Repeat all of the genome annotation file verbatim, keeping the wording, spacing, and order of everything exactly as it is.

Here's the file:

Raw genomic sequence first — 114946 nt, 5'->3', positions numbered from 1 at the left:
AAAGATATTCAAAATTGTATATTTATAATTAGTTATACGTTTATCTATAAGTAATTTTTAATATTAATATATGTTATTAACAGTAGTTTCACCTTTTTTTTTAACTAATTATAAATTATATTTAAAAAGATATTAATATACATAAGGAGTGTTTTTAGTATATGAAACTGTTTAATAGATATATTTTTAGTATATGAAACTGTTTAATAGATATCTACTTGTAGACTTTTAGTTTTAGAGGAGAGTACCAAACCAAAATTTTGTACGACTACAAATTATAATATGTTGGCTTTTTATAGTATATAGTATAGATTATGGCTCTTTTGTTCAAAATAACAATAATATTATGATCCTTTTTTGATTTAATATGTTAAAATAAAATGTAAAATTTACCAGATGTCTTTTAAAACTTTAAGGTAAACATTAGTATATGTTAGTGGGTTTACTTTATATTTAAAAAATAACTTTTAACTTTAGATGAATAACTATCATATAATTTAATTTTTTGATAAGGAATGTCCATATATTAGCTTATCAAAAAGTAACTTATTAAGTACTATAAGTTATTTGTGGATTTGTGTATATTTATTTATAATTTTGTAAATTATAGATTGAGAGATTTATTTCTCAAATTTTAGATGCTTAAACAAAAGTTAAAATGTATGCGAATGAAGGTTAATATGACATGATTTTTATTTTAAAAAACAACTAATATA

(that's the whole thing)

Raw genomic sequence first — 114946 nt, 5'->3', positions numbered from 1 at the left:
AAAGATATTCAAAATTGTATATTTATAATTAGTTATACGTTTATCTATAAGTAATTTTTAATATTAATATATGTTATTAACAGTAGTTTCACCTTTTTTTTTAACTAATTATAAATTATATTTAAAAAGATATTAATATACATAAGGAGTGTTTTTAGTATATGAAACTGTTTAATAGATATATTTTTAGTATATGAAACTGTTTAATAGATATCTACTTGTAGACTTTTAGTTTTAGAGGAGAGTACCAAACCAAAATTTTGTACGACTACAAATTATAATATGTTGGCTTTTTATAGTATATAGTATAGATTATGGCTCTTTTGTTCAAAATAACAATAATATTATGATCCTTTTTTGATTTAATATGTTAAAATAAAATGTAAAATTTACCAGATGTCTTTTAAAACTTTAAGGTAAACATTAGTATATGTTAGTGGGTTTACTTTATATTTAAAAAATAACTTTTAACTTTAGATGAATAACTATCATATAATTTAATTTTTTGATAAGGAATGTCCATATATTAGCTTATCAAAAAGTAACTTATTAAGTACTATAAGTTATTTGTGGATTTGTGTATATTTATTTATAATTTTGTAAATTATAGATTGAGAGATTTATTTCTCAAATTTTAGATGCTTAAACAAAAGTTAAAATGTATGCGAATGAAGGTTAATATGACATGATTTTTATTTTAAAAAACAACTAATATA